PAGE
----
Interactions of Streptomyces griseus aminopeptidase with amino acid reaction products and their implications toward a catalytic mechanism.Gilboa, R., Spungin-Bialik, A., Wohlfahrt, G., Schomburg, D., Blumberg, S., Shoham, G.
(2001) Proteins 44: 490-504
- PubMed: 11484227
- Primary Citation of Related Structures:  1F2P
- PubMed Abstract:
- Interactions of Streptomyces griseus Aminopeptidase with a Methionine Product Analogue: a Structural Study at 1.53 A Resolution.
Gilboa, R.,Greenblatt, H.M.,Perach, M.,Spungin-Bialik, A.,Lessel, U.,Wohlfahrt, G.,Schomburg, D.,Blumberg, S.,Shoham, G.
(2000) Acta Crystallogr.,Sect.D 56: 551
- Inhibition of Streptomyces griseus Aminopeptidase and Effects of Calcium Ions on Catalysis and Binding--Comparisons with the Homologous Enzyme Aeromonas Proteolytica Aminopeptidase.
Papir, G.,Spungin-Bialik, A.,Ben-Meir, D.,Fudim, E.,Gilboa, R.,Greenblatt, H.M.,Shoham, G.,Lessel, U.,Schomburg, D.,Ashkenazi, R.,Blumberg, S.
(1998) Eur.J.Biochem. 258: 313
- Streptomyces griseus Aminopeptidase: X-ray Crystallographic Structure at 1.75A Resolution.
Greenblatt, H.M.,Almog, O.,Maras, B.,Spungin-Bialik, A.,Barra, D.,Blumberg, S.,Shoham, G.
(1997) J.Mol.Biol. 265: 620
Streptomyces griseus aminopeptidase (SGAP) is a double-zinc exopeptidase with a high preference toward large hydrophobic amino-terminus residues. It is a monomer of a relatively low molecular weight (30 kDa), it is heat stable, it displays a high and ...
Streptomyces griseus aminopeptidase (SGAP) is a double-zinc exopeptidase with a high preference toward large hydrophobic amino-terminus residues. It is a monomer of a relatively low molecular weight (30 kDa), it is heat stable, it displays a high and efficient catalytic turnover, and its activity is modulated by calcium ions. The small size, high activity, and heat stability make SGAP a very attractive enzyme for various biotechnological applications, among which is the processing of recombinant DNA proteins and fusion protein products. Several free amino acids, such as phenylalanine, leucine, and methionine, were found to act as weak inhibitors of SGAP and hence were chosen for structural studies. These inhibitors can potentially be regarded as product analogs because one of the products obtained in a normal enzymatic reaction is the cleaved amino terminal amino acid of the substrate. The current study includes the X-ray crystallographic analysis of the SGAP complexes with methionine (1.53 A resolution), leucine (1.70 A resolution), and phenylalanine (1.80 A resolution). These three high-resolution structures have been used to fully characterize the SGAP active site and to identify some of the functional groups of the enzyme that are involved in enzyme-substrate and enzyme-product interactions. A unique binding site for the terminal amine group of the substrate (including the side chains of Glu131 and Asp160, as well as the carbonyl group of Arg202) is indicated to play an important role in the binding and orientation of both the substrate and the product of the catalytic reaction. These studies also suggest that Glu131 and Tyr246 are directly involved in the catalytic mechanism of the enzyme. Both of these residues seem to be important for substrate binding and orientation, as well as the stabilization of the tetrahedral transition state of the enzyme-substrate complex. Glu131 is specifically suggested to function as a general base during catalysis by promoting the nucleophilic attack of the zinc-bound water/hydroxide on the substrate carbonyl carbon. The structures of the three SGAP complexes are compared with recent structures of three related aminopeptidases: Aeromonas proteolytica aminopeptidase (AAP), leucine aminopeptidase (LAP), and methionine aminopeptidase (MAP) and their complexes with corresponding inhibitors and analogs. These structural results have been used for the simulation of several species along the reaction coordinate and for the suggestion of a general scheme for the proteolytic reaction catalyzed by SGAP.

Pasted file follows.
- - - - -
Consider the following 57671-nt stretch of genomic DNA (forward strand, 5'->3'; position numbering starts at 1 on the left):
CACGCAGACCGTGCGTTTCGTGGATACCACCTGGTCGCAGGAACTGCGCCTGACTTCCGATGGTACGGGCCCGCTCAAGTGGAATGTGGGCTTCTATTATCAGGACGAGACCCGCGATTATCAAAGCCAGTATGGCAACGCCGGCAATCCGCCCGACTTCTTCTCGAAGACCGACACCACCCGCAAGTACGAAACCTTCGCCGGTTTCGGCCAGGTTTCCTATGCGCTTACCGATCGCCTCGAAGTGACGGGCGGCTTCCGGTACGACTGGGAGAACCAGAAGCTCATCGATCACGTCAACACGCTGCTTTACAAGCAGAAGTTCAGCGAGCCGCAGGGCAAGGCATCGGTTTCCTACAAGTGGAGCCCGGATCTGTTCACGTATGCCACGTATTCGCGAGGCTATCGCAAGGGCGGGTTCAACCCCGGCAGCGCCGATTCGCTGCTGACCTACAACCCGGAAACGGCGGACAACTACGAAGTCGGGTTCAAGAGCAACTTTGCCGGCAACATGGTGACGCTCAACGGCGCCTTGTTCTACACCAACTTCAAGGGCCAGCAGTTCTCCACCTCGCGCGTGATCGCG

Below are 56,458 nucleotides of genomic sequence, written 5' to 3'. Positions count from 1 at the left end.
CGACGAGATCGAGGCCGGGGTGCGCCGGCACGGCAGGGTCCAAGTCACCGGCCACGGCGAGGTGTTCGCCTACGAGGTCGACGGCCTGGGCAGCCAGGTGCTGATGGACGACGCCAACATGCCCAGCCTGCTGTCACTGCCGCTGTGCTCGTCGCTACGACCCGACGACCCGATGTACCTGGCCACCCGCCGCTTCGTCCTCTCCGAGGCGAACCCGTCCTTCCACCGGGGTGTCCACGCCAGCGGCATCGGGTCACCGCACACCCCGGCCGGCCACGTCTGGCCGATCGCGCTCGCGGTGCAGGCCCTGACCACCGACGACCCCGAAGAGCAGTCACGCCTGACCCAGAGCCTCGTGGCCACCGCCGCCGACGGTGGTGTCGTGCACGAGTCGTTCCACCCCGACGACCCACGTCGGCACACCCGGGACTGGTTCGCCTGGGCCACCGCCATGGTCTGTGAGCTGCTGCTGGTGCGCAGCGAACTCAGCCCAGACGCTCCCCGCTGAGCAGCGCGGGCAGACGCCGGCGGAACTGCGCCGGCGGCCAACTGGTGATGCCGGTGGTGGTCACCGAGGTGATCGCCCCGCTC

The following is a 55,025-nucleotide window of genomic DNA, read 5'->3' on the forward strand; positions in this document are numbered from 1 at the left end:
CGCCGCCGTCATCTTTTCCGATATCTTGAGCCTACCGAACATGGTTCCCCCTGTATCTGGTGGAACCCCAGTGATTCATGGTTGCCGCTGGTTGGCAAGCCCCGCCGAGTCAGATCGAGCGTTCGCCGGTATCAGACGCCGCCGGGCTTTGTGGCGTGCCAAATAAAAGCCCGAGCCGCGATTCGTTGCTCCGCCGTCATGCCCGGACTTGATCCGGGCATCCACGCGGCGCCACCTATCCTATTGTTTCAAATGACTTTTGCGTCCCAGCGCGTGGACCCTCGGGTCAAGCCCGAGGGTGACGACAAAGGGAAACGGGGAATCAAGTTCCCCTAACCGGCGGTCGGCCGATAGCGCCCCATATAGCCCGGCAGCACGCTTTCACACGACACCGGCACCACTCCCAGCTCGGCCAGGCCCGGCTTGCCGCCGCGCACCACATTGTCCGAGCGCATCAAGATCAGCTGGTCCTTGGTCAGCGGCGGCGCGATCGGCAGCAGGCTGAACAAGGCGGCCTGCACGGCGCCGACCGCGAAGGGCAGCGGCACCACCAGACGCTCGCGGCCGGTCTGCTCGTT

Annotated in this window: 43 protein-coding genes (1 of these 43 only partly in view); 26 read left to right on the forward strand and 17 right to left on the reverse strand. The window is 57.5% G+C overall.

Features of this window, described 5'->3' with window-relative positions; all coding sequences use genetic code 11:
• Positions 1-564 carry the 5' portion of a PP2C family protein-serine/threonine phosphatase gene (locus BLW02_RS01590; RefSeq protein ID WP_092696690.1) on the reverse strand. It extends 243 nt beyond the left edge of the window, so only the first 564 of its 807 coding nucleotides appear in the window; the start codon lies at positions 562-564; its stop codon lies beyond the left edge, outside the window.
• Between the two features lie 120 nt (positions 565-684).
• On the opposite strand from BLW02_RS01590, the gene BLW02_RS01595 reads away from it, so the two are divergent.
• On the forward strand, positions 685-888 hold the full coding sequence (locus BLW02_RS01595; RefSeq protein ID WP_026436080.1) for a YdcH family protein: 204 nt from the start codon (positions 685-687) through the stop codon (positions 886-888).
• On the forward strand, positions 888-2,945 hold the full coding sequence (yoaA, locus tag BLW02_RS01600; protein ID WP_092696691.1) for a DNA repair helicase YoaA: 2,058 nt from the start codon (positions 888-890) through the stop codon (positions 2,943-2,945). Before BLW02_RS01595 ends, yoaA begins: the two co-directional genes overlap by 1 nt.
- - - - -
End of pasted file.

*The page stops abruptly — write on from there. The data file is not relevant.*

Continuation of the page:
Department of Inorganic Chemistry and the Laboratory for Structural Chemistry and Biology, The Hebrew University of Jerusalem, Jerusalem, Israel.